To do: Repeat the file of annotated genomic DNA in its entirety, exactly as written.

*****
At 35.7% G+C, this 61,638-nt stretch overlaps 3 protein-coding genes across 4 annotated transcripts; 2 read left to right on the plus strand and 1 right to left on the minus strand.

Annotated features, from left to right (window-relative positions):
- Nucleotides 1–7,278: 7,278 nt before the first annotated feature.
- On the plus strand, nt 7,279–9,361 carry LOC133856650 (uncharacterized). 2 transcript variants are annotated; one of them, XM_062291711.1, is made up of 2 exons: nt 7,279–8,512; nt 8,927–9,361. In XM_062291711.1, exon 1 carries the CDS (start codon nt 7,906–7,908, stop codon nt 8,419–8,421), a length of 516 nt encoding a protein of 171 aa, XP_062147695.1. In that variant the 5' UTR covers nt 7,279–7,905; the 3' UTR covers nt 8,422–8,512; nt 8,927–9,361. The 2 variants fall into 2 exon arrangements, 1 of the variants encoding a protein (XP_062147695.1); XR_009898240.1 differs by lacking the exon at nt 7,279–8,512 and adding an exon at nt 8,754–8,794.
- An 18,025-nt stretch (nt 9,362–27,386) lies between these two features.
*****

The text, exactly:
At 35.7% G+C, this 61,638-nt stretch overlaps 3 protein-coding genes across 4 annotated transcripts; 2 read left to right on the plus strand and 1 right to left on the minus strand.

Annotated features, from left to right (window-relative positions):
- Nucleotides 1–7,278: 7,278 nt before the first annotated feature.
- On the plus strand, nt 7,279–9,361 carry LOC133856650 (uncharacterized). 2 transcript variants are annotated; one of them, XM_062291711.1, is made up of 2 exons: nt 7,279–8,512; nt 8,927–9,361. In XM_062291711.1, exon 1 carries the CDS (start codon nt 7,906–7,908, stop codon nt 8,419–8,421), a length of 516 nt encoding a protein of 171 aa, XP_062147695.1. In that variant the 5' UTR covers nt 7,279–7,905; the 3' UTR covers nt 8,422–8,512; nt 8,927–9,361. The 2 variants fall into 2 exon arrangements, 1 of the variants encoding a protein (XP_062147695.1); XR_009898240.1 differs by lacking the exon at nt 7,279–8,512 and adding an exon at nt 8,754–8,794.
- An 18,025-nt stretch (nt 9,362–27,386) lies between these two features.